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TOKYO, April 13 (AP) - (Kyodo)—Two Chinese submarines and seven or eight destroyers were spotted by Japanese authorities on Saturday in the high seas between the main island of Okinawa and Miyako Island in the southernmost prefecture, Defense Minister Toshimi Kitazawa said Tuesday.
The defense chief said the Chinese submarines and destroyers were navigating southward, adding that Tokyo has never before confirmed such a large number of Chinese vessels near Japan.
"We will investigate whether (China) has any intention against our nation" by dispatching the vessels, Kitazawa said.
The Joint Staff Office of the Self-Defense Forces later said that Chinese submarines were seen on the sea surface near Japan for the first time and that Beijing had not notified Tokyo of the fleet navigation in the East China Sea toward the Pacific Ocean.
Two MSDF destroyers Choukai and Suzunami spotted the fleet of Chinese combatant craft in the sea near the Nansei Islands about 140 kilometers west-southwest of the Okinawa main island around 8 p.m. Saturday. Those Chinese vessels conducted refueling on the sea on Sunday, according to the office.
Flight training of helicopters aboard some of the Chinese destroyers was conducted between last Wednesday and Friday in the East China Sea and one of the choppers flew some 90 meters away from the MSDF destroyer Suzunami, the office said.
Japan has made an inquiry to China through diplomatic channels about the submarine navigation and lodged a protest over the helicopter's proximate flight, which it deems dangerous, according to the office.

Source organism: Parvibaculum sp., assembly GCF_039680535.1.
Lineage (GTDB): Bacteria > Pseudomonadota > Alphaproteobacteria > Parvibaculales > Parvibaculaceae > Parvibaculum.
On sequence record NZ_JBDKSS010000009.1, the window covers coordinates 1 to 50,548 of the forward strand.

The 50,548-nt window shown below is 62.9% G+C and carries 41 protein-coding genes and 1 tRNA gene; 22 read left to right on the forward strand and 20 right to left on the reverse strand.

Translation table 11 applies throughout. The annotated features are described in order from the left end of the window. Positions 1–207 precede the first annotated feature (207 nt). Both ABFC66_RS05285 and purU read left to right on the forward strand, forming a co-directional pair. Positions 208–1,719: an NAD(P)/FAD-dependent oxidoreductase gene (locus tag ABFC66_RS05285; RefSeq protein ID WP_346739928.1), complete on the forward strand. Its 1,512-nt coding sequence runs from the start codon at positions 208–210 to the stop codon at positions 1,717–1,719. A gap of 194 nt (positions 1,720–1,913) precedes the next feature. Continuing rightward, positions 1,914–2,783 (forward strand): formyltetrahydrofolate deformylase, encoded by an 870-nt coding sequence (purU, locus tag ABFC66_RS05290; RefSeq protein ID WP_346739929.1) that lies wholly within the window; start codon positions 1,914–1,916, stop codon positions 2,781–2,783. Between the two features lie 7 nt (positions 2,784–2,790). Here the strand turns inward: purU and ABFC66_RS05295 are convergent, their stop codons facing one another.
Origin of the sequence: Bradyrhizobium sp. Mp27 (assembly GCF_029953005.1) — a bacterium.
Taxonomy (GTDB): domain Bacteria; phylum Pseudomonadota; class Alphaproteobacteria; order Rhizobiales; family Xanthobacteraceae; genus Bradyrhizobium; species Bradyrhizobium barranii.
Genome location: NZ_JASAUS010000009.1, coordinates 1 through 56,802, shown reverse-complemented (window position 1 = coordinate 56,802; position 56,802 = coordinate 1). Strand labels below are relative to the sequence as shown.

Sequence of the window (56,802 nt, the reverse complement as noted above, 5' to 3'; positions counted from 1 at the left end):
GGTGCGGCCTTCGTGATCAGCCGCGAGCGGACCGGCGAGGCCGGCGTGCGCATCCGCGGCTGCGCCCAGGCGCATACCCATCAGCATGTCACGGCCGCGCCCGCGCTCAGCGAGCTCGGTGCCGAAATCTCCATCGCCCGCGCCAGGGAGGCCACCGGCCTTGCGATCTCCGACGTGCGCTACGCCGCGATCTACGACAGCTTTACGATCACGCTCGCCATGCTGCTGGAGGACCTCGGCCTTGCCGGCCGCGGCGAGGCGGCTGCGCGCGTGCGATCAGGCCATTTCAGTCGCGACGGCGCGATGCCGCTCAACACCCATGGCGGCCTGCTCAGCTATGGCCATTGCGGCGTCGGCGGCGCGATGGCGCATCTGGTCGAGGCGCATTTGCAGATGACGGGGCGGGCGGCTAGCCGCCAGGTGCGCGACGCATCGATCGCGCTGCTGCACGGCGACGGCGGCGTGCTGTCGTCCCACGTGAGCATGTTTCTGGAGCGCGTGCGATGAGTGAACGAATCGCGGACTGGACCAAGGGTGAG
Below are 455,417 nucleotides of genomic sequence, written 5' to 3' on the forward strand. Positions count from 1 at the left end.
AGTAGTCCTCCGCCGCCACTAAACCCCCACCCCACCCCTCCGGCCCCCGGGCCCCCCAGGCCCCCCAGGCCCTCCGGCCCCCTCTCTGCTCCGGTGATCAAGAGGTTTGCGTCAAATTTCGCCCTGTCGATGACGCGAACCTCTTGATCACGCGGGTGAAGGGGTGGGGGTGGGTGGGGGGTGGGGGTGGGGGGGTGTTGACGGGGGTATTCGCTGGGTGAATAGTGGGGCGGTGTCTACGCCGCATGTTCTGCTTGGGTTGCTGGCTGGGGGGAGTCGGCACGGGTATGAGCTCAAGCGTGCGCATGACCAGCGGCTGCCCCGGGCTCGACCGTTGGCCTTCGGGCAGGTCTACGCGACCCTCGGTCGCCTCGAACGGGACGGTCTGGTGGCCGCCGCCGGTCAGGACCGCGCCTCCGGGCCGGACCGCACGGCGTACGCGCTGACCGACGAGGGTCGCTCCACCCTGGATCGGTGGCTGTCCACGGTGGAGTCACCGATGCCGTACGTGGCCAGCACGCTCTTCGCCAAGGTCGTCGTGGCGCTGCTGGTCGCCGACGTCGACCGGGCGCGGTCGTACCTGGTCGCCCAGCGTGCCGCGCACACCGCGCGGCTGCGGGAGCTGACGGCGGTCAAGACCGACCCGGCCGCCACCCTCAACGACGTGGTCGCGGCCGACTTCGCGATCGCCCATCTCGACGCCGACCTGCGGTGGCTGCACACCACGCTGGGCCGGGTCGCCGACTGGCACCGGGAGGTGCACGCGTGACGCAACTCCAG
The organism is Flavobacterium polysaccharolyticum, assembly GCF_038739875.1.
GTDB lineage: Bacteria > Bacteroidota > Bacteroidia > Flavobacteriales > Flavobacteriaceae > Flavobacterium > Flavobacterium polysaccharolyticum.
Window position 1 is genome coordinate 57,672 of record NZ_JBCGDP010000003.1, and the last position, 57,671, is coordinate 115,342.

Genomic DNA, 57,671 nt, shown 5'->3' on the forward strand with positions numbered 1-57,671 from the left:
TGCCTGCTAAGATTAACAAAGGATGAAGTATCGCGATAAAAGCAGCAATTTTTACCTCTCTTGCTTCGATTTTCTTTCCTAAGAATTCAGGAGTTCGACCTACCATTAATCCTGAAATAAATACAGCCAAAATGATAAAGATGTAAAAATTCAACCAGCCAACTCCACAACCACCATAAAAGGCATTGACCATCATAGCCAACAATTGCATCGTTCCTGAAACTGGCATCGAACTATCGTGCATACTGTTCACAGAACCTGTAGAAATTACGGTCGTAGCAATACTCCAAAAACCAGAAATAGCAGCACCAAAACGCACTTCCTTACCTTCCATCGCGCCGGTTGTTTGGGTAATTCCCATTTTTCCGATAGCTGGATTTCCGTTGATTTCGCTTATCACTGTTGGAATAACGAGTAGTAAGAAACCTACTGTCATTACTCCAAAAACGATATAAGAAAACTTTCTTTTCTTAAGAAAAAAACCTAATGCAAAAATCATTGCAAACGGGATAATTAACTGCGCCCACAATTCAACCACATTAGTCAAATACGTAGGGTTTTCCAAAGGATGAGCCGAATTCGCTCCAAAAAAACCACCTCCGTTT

■Large landing Ship: 27
■Medium landing Ship: 31
■Fast attack craft: 200+
Major Naval Bases
Traditionally, China was regarded as largely a land power with only very limited naval forces. During the Cold War-era, the People’s Liberation Army Navy (PLAN) was mainly tasked with the defence of China’s coast against amphibious assaults from the U.S. or Soviet Union. Since the late 1980s, China has been seeking to develop a ‘blue water’ navy force capable of operating in the regions beyond its offshore waters. The modernisation of the PLAN over the past decade has been driven by two factors, the possibility of a military conflict with Taiwan over the island’s declaration of independence, and more recently, the growing needs to protect China’s sea lines of communications (SLOC) in order to secure the country’s global network of energy resources and trading activities.
The 225,000-man PLAN is organised into three fleets: North Sea, East Sea, and South Sea Fleets. Each fleet is composed of surface forces, submarine forces, naval aviation, and coastal defence forces. The South Sea Fleet also has two marine brigades, totalling some 10,000 men. In time of crisis, the PLAN can be supported by China’s merchant and fishing ship fleets. Main naval bases include Lushun, Huludao, Qingdao, Shanghai, Zhoushan, Wenzhou, Xiamen, Guangzhou, Zhanjiang, and Yulin.